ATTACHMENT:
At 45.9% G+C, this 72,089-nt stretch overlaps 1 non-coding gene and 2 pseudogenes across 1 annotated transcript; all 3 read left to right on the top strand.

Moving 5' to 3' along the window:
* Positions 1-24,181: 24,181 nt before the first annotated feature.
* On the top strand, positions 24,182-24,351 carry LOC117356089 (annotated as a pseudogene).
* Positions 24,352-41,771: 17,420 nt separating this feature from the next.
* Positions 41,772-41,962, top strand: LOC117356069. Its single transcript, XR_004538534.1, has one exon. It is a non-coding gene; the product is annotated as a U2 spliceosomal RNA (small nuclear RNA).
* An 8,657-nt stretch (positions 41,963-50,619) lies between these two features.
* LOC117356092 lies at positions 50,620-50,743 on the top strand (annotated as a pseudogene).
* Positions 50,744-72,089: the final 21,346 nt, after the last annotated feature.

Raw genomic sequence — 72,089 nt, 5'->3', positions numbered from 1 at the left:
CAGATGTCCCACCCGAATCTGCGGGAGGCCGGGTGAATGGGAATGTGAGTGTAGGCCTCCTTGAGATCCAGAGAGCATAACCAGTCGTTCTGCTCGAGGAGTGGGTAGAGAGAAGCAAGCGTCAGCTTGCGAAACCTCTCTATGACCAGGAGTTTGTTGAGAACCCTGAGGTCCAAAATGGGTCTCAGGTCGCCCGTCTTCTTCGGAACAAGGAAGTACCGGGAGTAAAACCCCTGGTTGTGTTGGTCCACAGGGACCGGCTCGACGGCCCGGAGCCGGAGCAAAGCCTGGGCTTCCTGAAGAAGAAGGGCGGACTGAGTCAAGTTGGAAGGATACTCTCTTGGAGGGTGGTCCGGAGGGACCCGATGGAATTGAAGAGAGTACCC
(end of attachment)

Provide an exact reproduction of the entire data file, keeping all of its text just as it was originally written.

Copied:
At 45.9% G+C, this 72,089-nt stretch overlaps 1 non-coding gene and 2 pseudogenes across 1 annotated transcript; all 3 read left to right on the top strand.

Moving 5' to 3' along the window:
* Positions 1-24,181: 24,181 nt before the first annotated feature.
* On the top strand, positions 24,182-24,351 carry LOC117356089 (annotated as a pseudogene).
* Positions 24,352-41,771: 17,420 nt separating this feature from the next.
* Positions 41,772-41,962, top strand: LOC117356069. Its single transcript, XR_004538534.1, has one exon. It is a non-coding gene; the product is annotated as a U2 spliceosomal RNA (small nuclear RNA).
* An 8,657-nt stretch (positions 41,963-50,619) lies between these two features.
* LOC117356092 lies at positions 50,620-50,743 on the top strand (annotated as a pseudogene).
* Positions 50,744-72,089: the final 21,346 nt, after the last annotated feature.

Raw genomic sequence — 72,089 nt, 5'->3', positions numbered from 1 at the left:
CAGATGTCCCACCCGAATCTGCGGGAGGCCGGGTGAATGGGAATGTGAGTGTAGGCCTCCTTGAGATCCAGAGAGCATAACCAGTCGTTCTGCTCGAGGAGTGGGTAGAGAGAAGCAAGCGTCAGCTTGCGAAACCTCTCTATGACCAGGAGTTTGTTGAGAACCCTGAGGTCCAAAATGGGTCTCAGGTCGCCCGTCTTCTTCGGAACAAGGAAGTACCGGGAGTAAAACCCCTGGTTGTGTTGGTCCACAGGGACCGGCTCGACGGCCCGGAGCCGGAGCAAAGCCTGGGCTTCCTGAAGAAGAAGGGCGGACTGAGTCAAGTTGGAAGGATACTCTCTTGGAGGGTGGTCCGGAGGGACCCGATGGAATTGAAGAGAGTACCC